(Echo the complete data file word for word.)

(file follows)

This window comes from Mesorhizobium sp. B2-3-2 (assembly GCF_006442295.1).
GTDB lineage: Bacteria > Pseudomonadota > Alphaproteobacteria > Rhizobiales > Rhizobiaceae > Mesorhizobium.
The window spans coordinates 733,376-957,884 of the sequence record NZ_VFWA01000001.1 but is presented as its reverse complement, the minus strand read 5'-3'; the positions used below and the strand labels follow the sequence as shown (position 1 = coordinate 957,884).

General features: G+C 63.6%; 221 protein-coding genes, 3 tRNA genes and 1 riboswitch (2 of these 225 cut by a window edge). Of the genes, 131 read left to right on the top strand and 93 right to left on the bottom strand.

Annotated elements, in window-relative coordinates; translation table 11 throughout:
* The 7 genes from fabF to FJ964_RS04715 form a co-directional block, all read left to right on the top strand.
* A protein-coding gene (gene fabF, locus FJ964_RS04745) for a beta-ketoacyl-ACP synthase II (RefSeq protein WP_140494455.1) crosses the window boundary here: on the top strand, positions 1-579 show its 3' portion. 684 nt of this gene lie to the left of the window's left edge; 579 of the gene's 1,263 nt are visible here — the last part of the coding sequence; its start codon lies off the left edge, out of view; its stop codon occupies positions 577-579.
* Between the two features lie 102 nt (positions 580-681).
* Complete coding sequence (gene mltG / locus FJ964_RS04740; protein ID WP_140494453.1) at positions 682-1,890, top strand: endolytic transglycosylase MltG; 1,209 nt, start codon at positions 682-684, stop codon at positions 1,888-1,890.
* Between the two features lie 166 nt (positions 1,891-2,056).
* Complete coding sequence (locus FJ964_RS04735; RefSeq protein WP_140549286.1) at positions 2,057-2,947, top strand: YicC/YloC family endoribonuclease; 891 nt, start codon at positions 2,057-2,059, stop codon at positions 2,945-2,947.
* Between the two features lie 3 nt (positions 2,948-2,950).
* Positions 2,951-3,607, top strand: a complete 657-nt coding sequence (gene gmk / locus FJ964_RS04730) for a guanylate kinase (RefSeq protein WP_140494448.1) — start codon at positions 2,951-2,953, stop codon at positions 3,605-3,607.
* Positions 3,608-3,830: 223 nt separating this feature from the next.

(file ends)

This window comes from Mesorhizobium sp. B2-3-2 (assembly GCF_006442295.1).
GTDB lineage: Bacteria > Pseudomonadota > Alphaproteobacteria > Rhizobiales > Rhizobiaceae > Mesorhizobium.
The window spans coordinates 733,376-957,884 of the sequence record NZ_VFWA01000001.1 but is presented as its reverse complement, the minus strand read 5'-3'; the positions used below and the strand labels follow the sequence as shown (position 1 = coordinate 957,884).

General features: G+C 63.6%; 221 protein-coding genes, 3 tRNA genes and 1 riboswitch (2 of these 225 cut by a window edge). Of the genes, 131 read left to right on the top strand and 93 right to left on the bottom strand.

Annotated elements, in window-relative coordinates; translation table 11 throughout:
* The 7 genes from fabF to FJ964_RS04715 form a co-directional block, all read left to right on the top strand.
* A protein-coding gene (gene fabF, locus FJ964_RS04745) for a beta-ketoacyl-ACP synthase II (RefSeq protein WP_140494455.1) crosses the window boundary here: on the top strand, positions 1-579 show its 3' portion. 684 nt of this gene lie to the left of the window's left edge; 579 of the gene's 1,263 nt are visible here — the last part of the coding sequence; its start codon lies off the left edge, out of view; its stop codon occupies positions 577-579.
* Between the two features lie 102 nt (positions 580-681).
* Complete coding sequence (gene mltG / locus FJ964_RS04740; protein ID WP_140494453.1) at positions 682-1,890, top strand: endolytic transglycosylase MltG; 1,209 nt, start codon at positions 682-684, stop codon at positions 1,888-1,890.
* Between the two features lie 166 nt (positions 1,891-2,056).
* Complete coding sequence (locus FJ964_RS04735; RefSeq protein WP_140549286.1) at positions 2,057-2,947, top strand: YicC/YloC family endoribonuclease; 891 nt, start codon at positions 2,057-2,059, stop codon at positions 2,945-2,947.
* Between the two features lie 3 nt (positions 2,948-2,950).
* Positions 2,951-3,607, top strand: a complete 657-nt coding sequence (gene gmk / locus FJ964_RS04730) for a guanylate kinase (RefSeq protein WP_140494448.1) — start codon at positions 2,951-2,953, stop codon at positions 3,605-3,607.
* Positions 3,608-3,830: 223 nt separating this feature from the next.